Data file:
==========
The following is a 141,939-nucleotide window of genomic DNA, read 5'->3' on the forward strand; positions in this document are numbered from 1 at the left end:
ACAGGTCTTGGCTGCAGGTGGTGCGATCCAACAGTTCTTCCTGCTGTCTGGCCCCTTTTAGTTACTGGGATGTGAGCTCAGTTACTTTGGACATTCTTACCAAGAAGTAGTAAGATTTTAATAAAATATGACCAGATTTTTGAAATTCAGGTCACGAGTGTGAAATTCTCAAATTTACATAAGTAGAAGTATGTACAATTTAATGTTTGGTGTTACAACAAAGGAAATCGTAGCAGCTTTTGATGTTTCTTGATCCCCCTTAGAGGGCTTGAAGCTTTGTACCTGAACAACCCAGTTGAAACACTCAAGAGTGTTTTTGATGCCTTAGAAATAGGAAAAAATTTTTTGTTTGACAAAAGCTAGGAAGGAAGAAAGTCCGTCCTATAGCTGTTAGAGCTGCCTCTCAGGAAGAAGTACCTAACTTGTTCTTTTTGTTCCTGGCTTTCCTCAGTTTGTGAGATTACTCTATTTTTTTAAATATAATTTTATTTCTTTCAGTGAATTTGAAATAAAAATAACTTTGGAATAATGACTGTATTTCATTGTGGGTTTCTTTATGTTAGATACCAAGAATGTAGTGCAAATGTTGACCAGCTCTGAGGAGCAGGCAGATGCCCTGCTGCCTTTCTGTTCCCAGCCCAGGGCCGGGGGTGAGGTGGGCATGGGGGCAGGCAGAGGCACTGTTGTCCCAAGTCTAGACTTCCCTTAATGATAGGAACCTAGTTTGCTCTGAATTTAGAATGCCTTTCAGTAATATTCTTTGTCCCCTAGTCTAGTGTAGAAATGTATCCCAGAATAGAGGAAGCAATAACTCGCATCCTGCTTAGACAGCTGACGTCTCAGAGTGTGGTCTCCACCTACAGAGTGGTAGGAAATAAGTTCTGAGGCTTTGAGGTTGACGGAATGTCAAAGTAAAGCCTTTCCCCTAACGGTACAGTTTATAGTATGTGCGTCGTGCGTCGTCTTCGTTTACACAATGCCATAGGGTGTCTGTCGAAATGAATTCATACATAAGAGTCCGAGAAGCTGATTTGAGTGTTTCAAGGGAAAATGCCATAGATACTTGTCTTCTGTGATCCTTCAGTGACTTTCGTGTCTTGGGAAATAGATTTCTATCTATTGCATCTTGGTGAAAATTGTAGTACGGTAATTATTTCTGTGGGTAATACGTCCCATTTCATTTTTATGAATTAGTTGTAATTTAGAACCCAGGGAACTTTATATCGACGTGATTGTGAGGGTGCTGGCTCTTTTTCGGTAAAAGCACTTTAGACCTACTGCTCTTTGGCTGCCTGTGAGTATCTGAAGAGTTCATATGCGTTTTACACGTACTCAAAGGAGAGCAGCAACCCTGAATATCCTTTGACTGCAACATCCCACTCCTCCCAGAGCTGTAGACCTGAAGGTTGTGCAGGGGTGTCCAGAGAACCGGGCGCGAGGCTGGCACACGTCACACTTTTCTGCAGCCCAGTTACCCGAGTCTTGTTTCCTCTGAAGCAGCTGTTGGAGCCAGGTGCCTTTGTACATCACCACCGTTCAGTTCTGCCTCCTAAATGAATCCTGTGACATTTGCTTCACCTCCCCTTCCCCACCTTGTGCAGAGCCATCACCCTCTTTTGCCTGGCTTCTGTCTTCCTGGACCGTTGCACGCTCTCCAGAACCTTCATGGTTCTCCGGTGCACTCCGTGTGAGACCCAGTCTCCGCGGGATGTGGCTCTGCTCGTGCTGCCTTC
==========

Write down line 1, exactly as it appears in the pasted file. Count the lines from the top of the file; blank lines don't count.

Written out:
The following is a 141,939-nucleotide window of genomic DNA, read 5'->3' on the forward strand; positions in this document are numbered from 1 at the left end: